This study confirms the results of own studies developped by CMES, and supports the conclusion that an energy transition to a fully renewable supply should be undertaken immediately as the TE21 proposal for a new energy model supported by CMES.
The energy transition TE21 proposed by CMES, exposed in the book “ The Collapse is Avoidable ” edited by “Octaedro“, written by Ramon Sans, Vicepresident of CMES, in collaboration with Elisa Apulia, has sparket the interest of the “ Institute for Energy and Transport (IET) ” of the European Commission.
Therefore CMES has received, from said agency, a formal invitation for travel to the Head Offices of the EIT in the Netherlands, where Ramon Sans CMES and Carles Riba president, author of the book “ Energy Resources and Crisis ” crisis, also published by “ Octahedron “, will expose their research and findings.
The Institute for Energy and Transport (IET) provides scientific and technical support on energy policy makers in the European Union (EU), with special emphasis to the security of energy supply and to more sustainable, safer and cleaner energy production and use for the future.
The IET is one of the seven institutes of the “ Joint Research Centre ” (JRC) of the European Commission. The JRC is a reference center of science and technology for the EU, and counsel for the policies formulation, serving the common interest of the Member States, being independent of special interests, whether commercial or domestic.
The EIT is based both in Petten (Netherlands) and Ispra (Italy), and has a multidisciplinary team of more than 300 academic, technical and support staff.
CMES appreciate the IET interest for our proposals, and are glad that energy transition proposals as TE21will be studied independently and transmitted to both society and the political bodies, as it was CMES foundational interest.
We hope to publish in the near future the results of this experience.
According to a recent Greenpeace study (created by the consulting Abay) titled “Economic recovery through renewable energy” , make a strong transition to renewable energy, such as that described in the CMES energetic transition proposal TE21, it is not only possible but beneficial to the economy of Spain, confirming the calculations published in the book “The collapse is avoidable” Published by Octahedron, written by Vice of CMES Ramon Sans in collaboration with Elisa Pulla.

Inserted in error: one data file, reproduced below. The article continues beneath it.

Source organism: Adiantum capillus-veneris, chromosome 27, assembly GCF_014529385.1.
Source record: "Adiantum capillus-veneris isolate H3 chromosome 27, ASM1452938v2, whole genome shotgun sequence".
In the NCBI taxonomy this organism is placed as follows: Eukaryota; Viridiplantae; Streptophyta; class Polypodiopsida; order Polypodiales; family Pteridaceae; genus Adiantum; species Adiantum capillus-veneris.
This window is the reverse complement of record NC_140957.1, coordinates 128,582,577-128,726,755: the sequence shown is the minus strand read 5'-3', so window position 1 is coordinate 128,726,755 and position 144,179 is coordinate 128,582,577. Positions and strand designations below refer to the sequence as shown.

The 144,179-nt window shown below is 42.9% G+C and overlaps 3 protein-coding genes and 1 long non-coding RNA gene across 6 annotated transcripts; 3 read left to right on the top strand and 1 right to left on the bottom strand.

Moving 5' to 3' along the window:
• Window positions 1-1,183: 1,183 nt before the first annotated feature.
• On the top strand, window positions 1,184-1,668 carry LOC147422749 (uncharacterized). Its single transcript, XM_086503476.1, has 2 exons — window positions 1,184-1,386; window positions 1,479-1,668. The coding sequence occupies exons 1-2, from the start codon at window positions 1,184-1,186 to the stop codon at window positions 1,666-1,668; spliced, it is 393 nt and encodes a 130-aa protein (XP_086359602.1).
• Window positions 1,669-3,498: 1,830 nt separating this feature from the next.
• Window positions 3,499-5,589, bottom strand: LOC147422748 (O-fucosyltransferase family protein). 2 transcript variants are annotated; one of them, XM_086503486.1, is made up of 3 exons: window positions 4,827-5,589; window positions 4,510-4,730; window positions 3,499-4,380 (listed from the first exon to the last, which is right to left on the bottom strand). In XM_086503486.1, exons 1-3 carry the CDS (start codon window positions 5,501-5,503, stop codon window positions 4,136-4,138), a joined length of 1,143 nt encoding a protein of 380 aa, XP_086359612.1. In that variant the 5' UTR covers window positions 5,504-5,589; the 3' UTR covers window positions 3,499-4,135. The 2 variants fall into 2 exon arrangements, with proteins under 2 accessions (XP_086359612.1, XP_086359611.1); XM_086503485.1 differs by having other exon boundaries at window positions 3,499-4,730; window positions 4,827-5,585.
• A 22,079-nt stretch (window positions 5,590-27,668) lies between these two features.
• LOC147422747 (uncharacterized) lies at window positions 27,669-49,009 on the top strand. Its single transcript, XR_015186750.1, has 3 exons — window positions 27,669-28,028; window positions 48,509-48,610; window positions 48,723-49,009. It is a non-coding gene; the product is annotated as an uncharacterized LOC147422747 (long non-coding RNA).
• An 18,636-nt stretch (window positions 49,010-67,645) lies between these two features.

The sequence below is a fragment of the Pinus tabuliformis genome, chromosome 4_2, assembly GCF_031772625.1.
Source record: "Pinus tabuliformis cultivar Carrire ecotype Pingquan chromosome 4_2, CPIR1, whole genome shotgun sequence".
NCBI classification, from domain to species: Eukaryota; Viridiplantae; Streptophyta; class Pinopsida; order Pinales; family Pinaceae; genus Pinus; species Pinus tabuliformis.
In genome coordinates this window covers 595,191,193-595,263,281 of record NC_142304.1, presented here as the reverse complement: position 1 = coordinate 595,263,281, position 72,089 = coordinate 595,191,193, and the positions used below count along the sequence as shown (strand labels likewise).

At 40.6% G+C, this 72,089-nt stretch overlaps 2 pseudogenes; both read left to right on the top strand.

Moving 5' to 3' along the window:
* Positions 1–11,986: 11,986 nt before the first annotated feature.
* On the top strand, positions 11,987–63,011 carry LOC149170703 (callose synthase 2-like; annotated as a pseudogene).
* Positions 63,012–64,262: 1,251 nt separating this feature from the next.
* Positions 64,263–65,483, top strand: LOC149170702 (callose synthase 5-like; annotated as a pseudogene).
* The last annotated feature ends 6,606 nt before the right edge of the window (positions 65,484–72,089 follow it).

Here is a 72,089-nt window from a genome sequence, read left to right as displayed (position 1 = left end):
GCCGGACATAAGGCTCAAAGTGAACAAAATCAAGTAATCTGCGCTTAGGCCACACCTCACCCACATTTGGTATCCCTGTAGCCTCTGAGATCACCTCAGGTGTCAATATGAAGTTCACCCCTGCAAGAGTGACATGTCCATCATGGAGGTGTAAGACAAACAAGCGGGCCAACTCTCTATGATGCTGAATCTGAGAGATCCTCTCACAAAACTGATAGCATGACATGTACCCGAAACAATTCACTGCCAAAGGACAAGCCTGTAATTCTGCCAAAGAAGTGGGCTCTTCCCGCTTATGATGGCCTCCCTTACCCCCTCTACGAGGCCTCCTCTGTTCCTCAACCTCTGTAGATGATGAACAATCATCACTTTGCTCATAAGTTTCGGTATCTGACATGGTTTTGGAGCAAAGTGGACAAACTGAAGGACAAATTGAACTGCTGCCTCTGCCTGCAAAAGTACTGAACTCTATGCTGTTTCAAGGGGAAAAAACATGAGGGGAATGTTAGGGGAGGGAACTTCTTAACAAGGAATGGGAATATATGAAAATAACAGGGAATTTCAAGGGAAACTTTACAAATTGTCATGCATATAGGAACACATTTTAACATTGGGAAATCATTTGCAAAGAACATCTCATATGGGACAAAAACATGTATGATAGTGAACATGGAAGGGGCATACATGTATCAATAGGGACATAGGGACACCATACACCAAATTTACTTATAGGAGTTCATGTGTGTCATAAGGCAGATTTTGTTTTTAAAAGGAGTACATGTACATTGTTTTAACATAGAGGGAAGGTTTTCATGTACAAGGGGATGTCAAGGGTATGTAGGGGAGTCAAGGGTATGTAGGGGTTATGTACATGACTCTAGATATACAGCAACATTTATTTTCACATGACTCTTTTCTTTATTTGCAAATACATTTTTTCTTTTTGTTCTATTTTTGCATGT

According to the Greenpeace study is possible to generate three million jobs between 2015 and 2030, achieve a reduction in the average household energy bill by 34% (25% in electric energy), achieving a reduction of gas emissions greenhouse 75% over 2012 and an increase of two percentage positions of GDP. The transition would require investing 19,500 million per year to change the energy model and orient it towards the renewable energy to achieve a power system based on 95% on clean energy.
In a recent article published in the journal “El periódico de la energía”, the new sustainable energy model TE21, proposed by CMES, is analyzed from the point of view of its technological feasibility and its economic viability. All those who have read the book of our partner Ramon Sans, “The collapse is avoidable“, know the proposed new sustainable energy model TE21 of CMES, proposed as an alternative to the current model that leads inevitably to an energy, economic and social crisis in a few decades, due to the relentless increase in energy consumption, and the inevitable depletion of fossil energy reserves, subject brilliantly analyzed by Carles Riba, president of CMES, in his book “Crisis and energy Resources.”
Those books shows that replacing fossil fuels with renewable energy within a few decades, it is not only possible, it is cheaper than continue with de fossil energy and is also the only way to prevent a sudden collapse of our civilization.
So we invite you to read the quoted article of “El periódico de la energía” that you can find by following this link, and the books of Carles Riba and Ramon Sans. Also you can learn more about the proposed new energy model TE21 attending one of the many talks that CMES organizes periodically, and published on this blog agenda.
In November 2012, Ramon Sans Rovira launched his own proposal of energy transition. Since this very first moment, the CMES (Collective for a New Social and Sustainable Energy Model), because of both the relevance and the seriousness of the proposal, has assumed it as if it were their own. The proposal not only states that the shift from a fossil energy model into one 100% renewable is mandatory -as it was already showed in the book of Carles Riba Romeva, Energy and Resources crises. The end 200 unrepeatable years– but it posits that it is also technically feasible. Beyond positive environmental outcomes, the proposal is grounded on a sound economic analysis. Actually, the report forecasts that between 2015 and 2050, Europe could end up accumulating savings of about USD 16 trillion.
The International Energy Agency or IEA, confirms the results of CMES studies. Making the energetic transition from fossil fuels to renewable energy would save up to $ 71 trillion ( 71.000.000.000.000 ) to the world economy until 2050.
This organization’s members are the governments of 29 countries (mainly Europe , USA , Japan and South Korea) . It was founded after the oil crises of 1973. Its mission is ensure the cheap and regular supply of energie to its members.
Regularly publishes studies related to energy, and in its latest publication has confirmed the CMES thesis. Continue with the current non-renewable energy model will produce great economic losses, as well as serious environmental problems and an increase in global temperature. The solution proposed by the IEA is the transition to renewable energy, but also insists in some solutions wich CMES consider false as carbon capture combined with gas burning .
If you want to know the full content of the report of the IEA can follow the link , or visit the IEA website which also offer all kinds of interesting data concerning energy.
The attached image is an example of the data provided by the website of the IEA , and shows how much energy contained in the energy sources is lost in the conversion proceses (dark gray).